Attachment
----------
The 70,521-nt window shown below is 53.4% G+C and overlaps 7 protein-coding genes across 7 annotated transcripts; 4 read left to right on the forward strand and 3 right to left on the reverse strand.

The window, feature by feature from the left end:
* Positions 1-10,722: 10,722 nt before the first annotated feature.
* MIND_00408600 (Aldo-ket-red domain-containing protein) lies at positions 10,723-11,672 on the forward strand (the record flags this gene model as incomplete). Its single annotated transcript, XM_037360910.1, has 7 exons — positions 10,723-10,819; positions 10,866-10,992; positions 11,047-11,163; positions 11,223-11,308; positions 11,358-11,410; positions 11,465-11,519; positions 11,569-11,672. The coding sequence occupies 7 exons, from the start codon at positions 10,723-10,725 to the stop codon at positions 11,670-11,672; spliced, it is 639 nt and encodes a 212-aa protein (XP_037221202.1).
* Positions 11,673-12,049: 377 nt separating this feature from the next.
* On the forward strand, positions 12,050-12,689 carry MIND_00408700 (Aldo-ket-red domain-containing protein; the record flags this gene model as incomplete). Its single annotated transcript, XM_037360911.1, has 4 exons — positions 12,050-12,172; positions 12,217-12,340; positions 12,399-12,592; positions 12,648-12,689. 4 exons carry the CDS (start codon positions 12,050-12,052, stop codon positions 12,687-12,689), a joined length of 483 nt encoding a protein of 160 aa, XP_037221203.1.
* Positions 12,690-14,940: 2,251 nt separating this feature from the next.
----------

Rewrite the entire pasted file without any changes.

The 70,521-nt window shown below is 53.4% G+C and overlaps 7 protein-coding genes across 7 annotated transcripts; 4 read left to right on the forward strand and 3 right to left on the reverse strand.

The window, feature by feature from the left end:
* Positions 1-10,722: 10,722 nt before the first annotated feature.
* MIND_00408600 (Aldo-ket-red domain-containing protein) lies at positions 10,723-11,672 on the forward strand (the record flags this gene model as incomplete). Its single annotated transcript, XM_037360910.1, has 7 exons — positions 10,723-10,819; positions 10,866-10,992; positions 11,047-11,163; positions 11,223-11,308; positions 11,358-11,410; positions 11,465-11,519; positions 11,569-11,672. The coding sequence occupies 7 exons, from the start codon at positions 10,723-10,725 to the stop codon at positions 11,670-11,672; spliced, it is 639 nt and encodes a 212-aa protein (XP_037221202.1).
* Positions 11,673-12,049: 377 nt separating this feature from the next.
* On the forward strand, positions 12,050-12,689 carry MIND_00408700 (Aldo-ket-red domain-containing protein; the record flags this gene model as incomplete). Its single annotated transcript, XM_037360911.1, has 4 exons — positions 12,050-12,172; positions 12,217-12,340; positions 12,399-12,592; positions 12,648-12,689. 4 exons carry the CDS (start codon positions 12,050-12,052, stop codon positions 12,687-12,689), a joined length of 483 nt encoding a protein of 160 aa, XP_037221203.1.
* Positions 12,690-14,940: 2,251 nt separating this feature from the next.